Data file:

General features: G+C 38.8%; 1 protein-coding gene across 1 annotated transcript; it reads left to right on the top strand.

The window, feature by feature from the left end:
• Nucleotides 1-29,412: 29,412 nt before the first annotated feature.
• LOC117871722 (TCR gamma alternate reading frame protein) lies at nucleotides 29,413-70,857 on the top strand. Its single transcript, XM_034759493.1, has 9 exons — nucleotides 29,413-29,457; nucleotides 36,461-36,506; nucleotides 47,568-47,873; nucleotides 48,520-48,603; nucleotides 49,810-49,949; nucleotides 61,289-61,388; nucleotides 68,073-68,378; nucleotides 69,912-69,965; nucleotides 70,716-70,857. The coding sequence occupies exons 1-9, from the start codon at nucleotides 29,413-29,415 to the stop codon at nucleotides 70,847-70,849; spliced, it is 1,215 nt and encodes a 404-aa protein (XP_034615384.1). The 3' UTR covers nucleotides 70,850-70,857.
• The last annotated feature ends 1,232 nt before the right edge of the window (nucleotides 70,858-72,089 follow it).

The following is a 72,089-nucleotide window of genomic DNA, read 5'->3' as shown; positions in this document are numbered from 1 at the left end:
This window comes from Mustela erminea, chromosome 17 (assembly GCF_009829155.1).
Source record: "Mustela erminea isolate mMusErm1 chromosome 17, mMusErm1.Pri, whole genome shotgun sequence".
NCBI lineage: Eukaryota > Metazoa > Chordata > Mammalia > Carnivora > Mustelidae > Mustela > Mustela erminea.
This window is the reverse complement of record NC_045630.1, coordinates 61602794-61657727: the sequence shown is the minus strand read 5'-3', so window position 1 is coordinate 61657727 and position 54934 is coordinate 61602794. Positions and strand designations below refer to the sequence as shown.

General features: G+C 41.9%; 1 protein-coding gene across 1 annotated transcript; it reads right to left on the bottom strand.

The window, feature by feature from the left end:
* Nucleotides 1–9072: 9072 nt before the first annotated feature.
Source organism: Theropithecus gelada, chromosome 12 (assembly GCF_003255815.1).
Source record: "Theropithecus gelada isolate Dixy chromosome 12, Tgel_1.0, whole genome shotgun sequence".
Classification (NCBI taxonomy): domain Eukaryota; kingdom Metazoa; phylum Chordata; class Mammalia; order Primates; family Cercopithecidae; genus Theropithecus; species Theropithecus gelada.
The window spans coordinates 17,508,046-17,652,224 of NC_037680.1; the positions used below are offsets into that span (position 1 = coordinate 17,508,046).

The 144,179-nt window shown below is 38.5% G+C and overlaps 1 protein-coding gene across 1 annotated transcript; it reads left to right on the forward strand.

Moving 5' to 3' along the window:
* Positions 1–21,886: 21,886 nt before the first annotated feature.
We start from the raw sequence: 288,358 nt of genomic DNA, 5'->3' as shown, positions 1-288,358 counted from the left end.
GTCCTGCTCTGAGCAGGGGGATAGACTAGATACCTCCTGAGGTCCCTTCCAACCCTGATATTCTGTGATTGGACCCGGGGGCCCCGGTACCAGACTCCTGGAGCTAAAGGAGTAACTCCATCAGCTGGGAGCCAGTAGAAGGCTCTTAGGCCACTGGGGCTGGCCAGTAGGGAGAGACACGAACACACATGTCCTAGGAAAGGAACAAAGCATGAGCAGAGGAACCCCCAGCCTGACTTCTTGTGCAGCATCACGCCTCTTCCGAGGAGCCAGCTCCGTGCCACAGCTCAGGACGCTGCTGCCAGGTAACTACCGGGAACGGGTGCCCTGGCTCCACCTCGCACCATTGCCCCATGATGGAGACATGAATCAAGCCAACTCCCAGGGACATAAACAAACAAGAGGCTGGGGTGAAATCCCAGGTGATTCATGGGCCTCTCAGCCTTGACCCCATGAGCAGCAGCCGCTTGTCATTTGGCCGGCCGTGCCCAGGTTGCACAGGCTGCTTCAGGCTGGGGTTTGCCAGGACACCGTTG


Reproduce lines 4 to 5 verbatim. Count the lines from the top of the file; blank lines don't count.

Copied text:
• LOC117871722 (TCR gamma alternate reading frame protein) lies at nucleotides 29,413-70,857 on the top strand. Its single transcript, XM_034759493.1, has 9 exons — nucleotides 29,413-29,457; nucleotides 36,461-36,506; nucleotides 47,568-47,873; nucleotides 48,520-48,603; nucleotides 49,810-49,949; nucleotides 61,289-61,388; nucleotides 68,073-68,378; nucleotides 69,912-69,965; nucleotides 70,716-70,857. The coding sequence occupies exons 1-9, from the start codon at nucleotides 29,413-29,415 to the stop codon at nucleotides 70,847-70,849; spliced, it is 1,215 nt and encodes a 404-aa protein (XP_034615384.1). The 3' UTR covers nucleotides 70,850-70,857.
• The last annotated feature ends 1,232 nt before the right edge of the window (nucleotides 70,858-72,089 follow it).